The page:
Local small businesses ‘keep plugging along’ during pandemic
National Small Business Week
RAPID CITY, S.D. (KOTA) - The pandemic has impacted many small businesses, and at Rocky Mountain Chocolate Factory in Rapid City, the owner says sales are down about 20%.
“We will just keep plugging along, and we’re hoping that we can limp through the fall and get to the Christmas season. And hopefully, we will have customers coming and asking for Christmas gifts and baskets and all that kind of stuff to keep us through the Christmas season,” says the owner of Rocky Mountain Chocolate Factory, Kendra Larson.
And throughout the pandemic, many business owners had to think outside the box to develop new ideas.
“We have done private appointments before or after regular business hours that’s been very popular. We’ve also done a lot of FaceTime appointments,” says the owner of Who’s Toys House, Somer Kingsbury.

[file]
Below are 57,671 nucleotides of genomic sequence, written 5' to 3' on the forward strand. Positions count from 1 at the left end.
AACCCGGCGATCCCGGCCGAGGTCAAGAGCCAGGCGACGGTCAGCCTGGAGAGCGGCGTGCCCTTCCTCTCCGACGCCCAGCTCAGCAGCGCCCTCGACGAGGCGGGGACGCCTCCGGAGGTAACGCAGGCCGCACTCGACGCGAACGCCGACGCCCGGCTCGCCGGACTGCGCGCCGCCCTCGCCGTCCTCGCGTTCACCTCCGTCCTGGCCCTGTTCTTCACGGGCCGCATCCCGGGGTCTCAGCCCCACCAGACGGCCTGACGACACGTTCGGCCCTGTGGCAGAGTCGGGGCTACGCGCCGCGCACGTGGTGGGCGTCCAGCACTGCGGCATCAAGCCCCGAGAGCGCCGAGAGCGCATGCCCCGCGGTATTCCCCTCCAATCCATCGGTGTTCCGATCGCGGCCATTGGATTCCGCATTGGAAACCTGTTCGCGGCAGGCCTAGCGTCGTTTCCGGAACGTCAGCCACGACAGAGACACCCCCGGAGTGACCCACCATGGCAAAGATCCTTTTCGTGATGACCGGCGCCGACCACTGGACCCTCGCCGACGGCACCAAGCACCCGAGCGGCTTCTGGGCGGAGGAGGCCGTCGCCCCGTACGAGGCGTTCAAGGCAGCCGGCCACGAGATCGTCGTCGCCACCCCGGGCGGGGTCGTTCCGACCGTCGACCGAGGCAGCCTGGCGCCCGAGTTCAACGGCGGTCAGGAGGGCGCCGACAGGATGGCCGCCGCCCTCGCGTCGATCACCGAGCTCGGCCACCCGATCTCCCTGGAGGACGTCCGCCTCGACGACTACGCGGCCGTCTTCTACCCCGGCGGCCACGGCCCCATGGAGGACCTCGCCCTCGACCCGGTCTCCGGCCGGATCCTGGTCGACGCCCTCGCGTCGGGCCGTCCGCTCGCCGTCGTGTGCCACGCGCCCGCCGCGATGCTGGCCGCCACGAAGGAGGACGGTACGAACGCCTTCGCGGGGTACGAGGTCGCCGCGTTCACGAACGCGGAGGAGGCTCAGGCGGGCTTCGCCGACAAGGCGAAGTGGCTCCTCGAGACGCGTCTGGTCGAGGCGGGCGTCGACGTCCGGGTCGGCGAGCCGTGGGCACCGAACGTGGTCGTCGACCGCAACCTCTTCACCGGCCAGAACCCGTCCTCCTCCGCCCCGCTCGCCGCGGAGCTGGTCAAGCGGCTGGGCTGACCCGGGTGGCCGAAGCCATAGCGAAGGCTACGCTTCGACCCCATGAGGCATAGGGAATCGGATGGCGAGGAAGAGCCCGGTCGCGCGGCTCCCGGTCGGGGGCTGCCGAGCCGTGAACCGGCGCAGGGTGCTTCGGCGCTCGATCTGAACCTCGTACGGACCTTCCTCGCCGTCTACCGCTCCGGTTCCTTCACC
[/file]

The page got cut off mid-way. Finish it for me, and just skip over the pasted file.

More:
When people buy from small businesses, it doesn’t only mean more money stays in the community, but it also leads to strong relationships over the years.
“If they spend with us, we get to then, in turn, turn around and support the community. Be it through the little league games, sponsoring the BMX bicycles, or even throwing commercials on local tv shows. That’s how we support,” says the owner of Alternative Fuel Coffee House, Patti Griffin.
And some say supporting local businesses now is more important than ever.
“If you don’t shop local, those places aren’t available. And it gets so that we’re really limited and we need to keep our money in town so that we can keep supporting these places,” says Larson.
“This is a time where it can make or break a lot of small businesses. And where it might only be a couple of months of isolation for individuals, a couple of months without sales is going to mean those businesses are going to go under,” says Kingsbury.
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